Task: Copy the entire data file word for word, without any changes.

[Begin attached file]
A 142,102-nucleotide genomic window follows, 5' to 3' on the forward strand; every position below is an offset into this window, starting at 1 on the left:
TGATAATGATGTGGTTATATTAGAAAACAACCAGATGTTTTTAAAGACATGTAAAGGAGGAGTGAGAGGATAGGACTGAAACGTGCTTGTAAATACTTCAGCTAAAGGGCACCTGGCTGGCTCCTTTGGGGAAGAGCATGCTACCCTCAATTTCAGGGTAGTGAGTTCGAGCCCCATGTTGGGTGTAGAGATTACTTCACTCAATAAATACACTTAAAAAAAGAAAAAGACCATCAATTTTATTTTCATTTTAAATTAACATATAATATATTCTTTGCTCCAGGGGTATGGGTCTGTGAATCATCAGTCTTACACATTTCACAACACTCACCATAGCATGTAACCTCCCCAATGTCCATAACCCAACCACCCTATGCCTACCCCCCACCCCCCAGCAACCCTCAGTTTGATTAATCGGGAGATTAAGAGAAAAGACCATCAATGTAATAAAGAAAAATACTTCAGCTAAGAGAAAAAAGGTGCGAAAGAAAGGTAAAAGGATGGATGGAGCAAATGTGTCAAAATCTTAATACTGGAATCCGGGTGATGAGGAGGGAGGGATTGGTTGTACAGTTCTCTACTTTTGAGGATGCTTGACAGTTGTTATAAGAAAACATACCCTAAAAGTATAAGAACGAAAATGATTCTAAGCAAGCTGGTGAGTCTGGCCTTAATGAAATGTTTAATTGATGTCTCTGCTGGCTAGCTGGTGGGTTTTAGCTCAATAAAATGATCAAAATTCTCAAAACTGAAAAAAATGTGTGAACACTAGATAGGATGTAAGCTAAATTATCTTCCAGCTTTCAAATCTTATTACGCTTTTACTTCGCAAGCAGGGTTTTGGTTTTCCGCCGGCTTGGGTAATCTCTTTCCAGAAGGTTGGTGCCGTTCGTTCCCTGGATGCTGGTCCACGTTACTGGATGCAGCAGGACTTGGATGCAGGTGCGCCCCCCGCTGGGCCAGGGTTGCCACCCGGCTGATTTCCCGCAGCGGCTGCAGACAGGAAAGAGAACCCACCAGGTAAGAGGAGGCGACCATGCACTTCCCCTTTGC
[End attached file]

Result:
A 142,102-nucleotide genomic window follows, 5' to 3' on the forward strand; every position below is an offset into this window, starting at 1 on the left:
TGATAATGATGTGGTTATATTAGAAAACAACCAGATGTTTTTAAAGACATGTAAAGGAGGAGTGAGAGGATAGGACTGAAACGTGCTTGTAAATACTTCAGCTAAAGGGCACCTGGCTGGCTCCTTTGGGGAAGAGCATGCTACCCTCAATTTCAGGGTAGTGAGTTCGAGCCCCATGTTGGGTGTAGAGATTACTTCACTCAATAAATACACTTAAAAAAAGAAAAAGACCATCAATTTTATTTTCATTTTAAATTAACATATAATATATTCTTTGCTCCAGGGGTATGGGTCTGTGAATCATCAGTCTTACACATTTCACAACACTCACCATAGCATGTAACCTCCCCAATGTCCATAACCCAACCACCCTATGCCTACCCCCCACCCCCCAGCAACCCTCAGTTTGATTAATCGGGAGATTAAGAGAAAAGACCATCAATGTAATAAAGAAAAATACTTCAGCTAAGAGAAAAAAGGTGCGAAAGAAAGGTAAAAGGATGGATGGAGCAAATGTGTCAAAATCTTAATACTGGAATCCGGGTGATGAGGAGGGAGGGATTGGTTGTACAGTTCTCTACTTTTGAGGATGCTTGACAGTTGTTATAAGAAAACATACCCTAAAAGTATAAGAACGAAAATGATTCTAAGCAAGCTGGTGAGTCTGGCCTTAATGAAATGTTTAATTGATGTCTCTGCTGGCTAGCTGGTGGGTTTTAGCTCAATAAAATGATCAAAATTCTCAAAACTGAAAAAAATGTGTGAACACTAGATAGGATGTAAGCTAAATTATCTTCCAGCTTTCAAATCTTATTACGCTTTTACTTCGCAAGCAGGGTTTTGGTTTTCCGCCGGCTTGGGTAATCTCTTTCCAGAAGGTTGGTGCCGTTCGTTCCCTGGATGCTGGTCCACGTTACTGGATGCAGCAGGACTTGGATGCAGGTGCGCCCCCCGCTGGGCCAGGGTTGCCACCCGGCTGATTTCCCGCAGCGGCTGCAGACAGGAAAGAGAACCCACCAGGTAAGAGGAGGCGACCATGCACTTCCCCTTTGC